Autumn, 1937.

Harvard graduate, now high school English teacher Abel Meeropol submits his newest poetic offering to local Union publication The New York Teacher in a bold and unapologetic attempt to shine a light southward and into the face of the ongoing atrocities that seem to stick like burweed into the fabric of Southern culture.

“Bitter Fruit,” published under his pseudonym Lewis Allan, is Meeropol’s weaponized reaction to the now-famous Lawrence Beitler photograph depicting a scene that falls decidedly short of Southern charm. Emboldened by peers’ response to the poem, Meeropol and his wife will proceed to perform the work around friends and guests, whenever opportunities present.

New York City in the 1930s is a world away from Ol’ Dixie. While the South basks and bakes under sweet Magnolia blooms, New York is ground zero for a vastly superior blossoming: integration. Integration that, while slow to unfurl and reveal its beauty, will ultimately prove to be the vehicle that brings “Bitter Fruit” to life and light.

Enter Cafe Society, 1939 in New York’s Greenwich Village. Being the city’s first integrated nightclub, talent is fierce, and at the dawn of WWII, one woman has cemented her feet to the small, smokey stage.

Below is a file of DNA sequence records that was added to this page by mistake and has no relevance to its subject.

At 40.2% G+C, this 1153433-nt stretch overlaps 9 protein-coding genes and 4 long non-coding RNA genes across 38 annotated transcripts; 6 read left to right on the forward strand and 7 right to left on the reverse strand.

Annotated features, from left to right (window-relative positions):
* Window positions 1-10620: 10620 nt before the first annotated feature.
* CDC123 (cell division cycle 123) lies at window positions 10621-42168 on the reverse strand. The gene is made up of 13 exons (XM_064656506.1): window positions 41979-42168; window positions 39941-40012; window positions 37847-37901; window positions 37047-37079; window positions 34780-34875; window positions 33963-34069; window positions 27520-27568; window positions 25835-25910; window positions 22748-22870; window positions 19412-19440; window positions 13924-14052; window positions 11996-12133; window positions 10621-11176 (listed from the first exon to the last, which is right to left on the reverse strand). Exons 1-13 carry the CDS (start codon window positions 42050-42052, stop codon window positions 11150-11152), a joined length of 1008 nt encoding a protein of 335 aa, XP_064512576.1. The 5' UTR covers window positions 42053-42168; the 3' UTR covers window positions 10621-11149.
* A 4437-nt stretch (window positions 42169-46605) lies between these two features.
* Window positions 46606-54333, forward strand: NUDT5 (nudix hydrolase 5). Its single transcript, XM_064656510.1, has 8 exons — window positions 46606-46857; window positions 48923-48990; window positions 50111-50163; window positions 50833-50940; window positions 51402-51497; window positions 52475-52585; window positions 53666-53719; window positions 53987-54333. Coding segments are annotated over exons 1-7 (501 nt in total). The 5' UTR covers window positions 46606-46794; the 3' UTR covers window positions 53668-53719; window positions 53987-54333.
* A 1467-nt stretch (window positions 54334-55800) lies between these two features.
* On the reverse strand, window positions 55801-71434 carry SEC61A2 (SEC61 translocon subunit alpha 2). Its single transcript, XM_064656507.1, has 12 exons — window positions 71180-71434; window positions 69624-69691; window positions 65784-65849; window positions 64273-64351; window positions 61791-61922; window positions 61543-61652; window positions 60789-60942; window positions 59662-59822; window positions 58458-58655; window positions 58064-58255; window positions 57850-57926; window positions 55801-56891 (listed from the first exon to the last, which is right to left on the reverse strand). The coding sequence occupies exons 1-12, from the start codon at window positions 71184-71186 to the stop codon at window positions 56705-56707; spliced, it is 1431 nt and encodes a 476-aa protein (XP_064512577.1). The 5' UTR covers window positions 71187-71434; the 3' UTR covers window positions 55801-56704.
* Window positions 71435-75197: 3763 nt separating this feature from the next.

Her name is Billie Holiday, and she is set to simultaneously turn “Bitter Fruit” strange and launch herself into the racial battlefield from which fires still smolder, 90 years on.

Holiday, after settling on a musical arrangement and renaming the piece, will be permitted to perform the juggernaut during her ongoing residency at Cafe Society under a few conditions: It must be her closing song (after drink service has ceased,) and she must do no encores.

Holiday’s label, Columbia Records, would – despite the song’s swift and thorough pollination around the New York scene – refuse to release any recorded version. Holiday, unfazed even upon learning that her producer’s aligned refusal, gained a one-day release from her label, allowing her to loosen the figurative binds and record “Strange Fruit” elsewhere.

Laden with vividly provocative imagery of victims swinging low, ready for harvest, Holiday allows a full 70 seconds of interlude before the damning first lines paint the picture in tight strokes of black and red.

Southern trees bear a strange fruit
Blood on the leaves and blood at the root
Black bodies swinging in the Southern breeze
Strange fruit hanging from the poplar trees

Cue death threats, lifetime bans from establishments and radio stations, and all the other accoutrements typically associated with healthy (yet defiant) acts of racial protest. More importantly, cue congressional petitions, cultural awareness, and countless covers.

Among those who pay tribute to this bold and battered song (see Nina Simone) will be Jeff Buckley. 55 years on, “Strange Fruit” will be a staple of Buckley’s own NYC residency at Cafe Sine-e, a mere mile from the stage on which “Strange Fruit” ripened and bit the music world to the core.